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Cinnamon Savvy

Chances are good that if you were asked—out of the blue—to name a spice, your response would be cinnamon. An impetus for the earliest trade route expeditions and a staple in the modern spice rack, the long-standing prominence of this earthy rich, delicious seasoning is indisputable.

Cinnamon comes from the inner bark of an evergreen in the bay laurel family (Lauraceae). As the bark is laid to dry in the sun, it curls into quills (cinnamon sticks). These quills are sorted for quality, and chips are produced by breaking up large quills with a machine. Most often, though, cinnamon is used in its ground form.

Cooking with Cinnamon

The world's most popular baking spice, cinnamon's distinctive taste and aroma is enjoyed solo (think cinnamon rolls) and in combination with other warm spices like cloves, nutmeg, and allspice (in cakes, cookies and fruit crisps, breads and pies, puddings, ice cream—you name it!). It's also common in savory dishes—like soups, sauces, chutneys, curries, catsup, pickles, squash, potatoes, green beans, red beets, applesauce, vinegars, meat, fish and poultry glazes and marinades and grains. Try it in hot drinks like cider, coffee, tea, and cocoa, too.

Here are a few cinnamon-lover recipes—one sweet, one savory, and one very comforting beverage.

Poached Cinnamon Cheese Pears
This easy-to-make dessert looks—and tastes—fancy enough for any special celebration.
4 large pears
3/4 cup pear juice
1 tablespoon local honey
1 teaspoon Frontier Fair Trade-certified organic vanilla extract
1 Frontier organic cinnamon stick
2 tablespoons golden raisins
4 ounces softened cream cheese
1/4 teaspoon Frontier organic cinnamon powder
3 tablespoons slivered almonds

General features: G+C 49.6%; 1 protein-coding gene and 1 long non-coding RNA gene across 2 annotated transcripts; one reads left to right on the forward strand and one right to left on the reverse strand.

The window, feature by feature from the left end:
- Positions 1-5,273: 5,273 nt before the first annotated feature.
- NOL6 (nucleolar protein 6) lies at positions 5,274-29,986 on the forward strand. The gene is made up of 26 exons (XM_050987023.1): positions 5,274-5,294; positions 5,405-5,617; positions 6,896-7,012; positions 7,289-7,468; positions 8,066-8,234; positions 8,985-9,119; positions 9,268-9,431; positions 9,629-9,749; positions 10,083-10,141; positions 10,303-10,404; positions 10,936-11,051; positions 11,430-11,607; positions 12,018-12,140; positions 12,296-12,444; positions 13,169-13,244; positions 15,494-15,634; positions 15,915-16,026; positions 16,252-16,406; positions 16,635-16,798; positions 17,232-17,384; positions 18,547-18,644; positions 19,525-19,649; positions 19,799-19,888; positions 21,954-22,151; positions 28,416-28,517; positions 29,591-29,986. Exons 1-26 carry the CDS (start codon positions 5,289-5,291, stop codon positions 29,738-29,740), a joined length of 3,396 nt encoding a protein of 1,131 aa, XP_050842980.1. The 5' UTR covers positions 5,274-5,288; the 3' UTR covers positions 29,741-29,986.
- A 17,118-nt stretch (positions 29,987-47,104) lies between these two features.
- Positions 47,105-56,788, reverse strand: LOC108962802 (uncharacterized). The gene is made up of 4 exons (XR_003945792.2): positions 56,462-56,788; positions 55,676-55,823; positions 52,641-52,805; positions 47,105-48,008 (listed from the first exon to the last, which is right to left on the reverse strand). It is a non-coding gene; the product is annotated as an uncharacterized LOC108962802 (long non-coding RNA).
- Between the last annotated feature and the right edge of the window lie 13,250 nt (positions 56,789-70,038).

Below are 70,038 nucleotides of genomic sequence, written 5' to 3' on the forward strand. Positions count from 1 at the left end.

Slice pears in half lengthwise and core. Place in a saucepan. In a small bowl combine juice, honey, vanilla extract, cinnamon stick, and raisins; pour over the pears. Cover and simmer about half an hour, until pears are just tender. Place pears on a serving platter. Blend together cream cheese, leftover cooking liquid and cinnamon powder. Spoon some of the mixture atop the center of each pear, sprinkle with almonds, and serve.

Cinnamon Soother
Wrap your hands around a mug of this sweet yet earthy tea and stir with a cinnamon stick—it will ground you every time.
2 cups boiling water
1 teaspoon favorite Frontier organic green or black tea
1 teaspoon dried Frontier chamomile leaves
2 teaspoons local honey (or to taste)
1 teaspoon lemon juice, freshly squeezed
1 teaspoon Frontier organic cinnamon granules
2 Frontier organic cinnamon sticks (for stirring)

Pour boiling water over tea and chamomile leaves. Steep, covered, for about 10 minutes. Strain. Stir in honey, lemon juice, and cinnamon granules. Pour into two cups and add cinnamon stick stirrers. Serve hot or iced.

What's the difference between cinnamon and cassia?

While the names cinnamon and cassia are often used interchangeably—and the plants are related—there are botanical and practical differences. Cassia is reddish-brown and pungently sweet; it's grown primarily in China and the Indonesian islands.
True cinnamon, on the other hand, is buff-colored and mild; it generally comes from Sri Lanka (ancient Ceylon, from which it gets its name) and the Malabar Coast of India. Ceylon cinnamon is considered a more complex flavor, spicy rather than sweet, with woody undertones. Each holds its place in various ethnic cuisines and kitchens.
By the way, you can tell Ceylon cinnamon sticks from cassia cinnamon sticks by the way they curl: cinnamon sticks roll from only one side, but cassia sticks curl inward from both sides toward the center.

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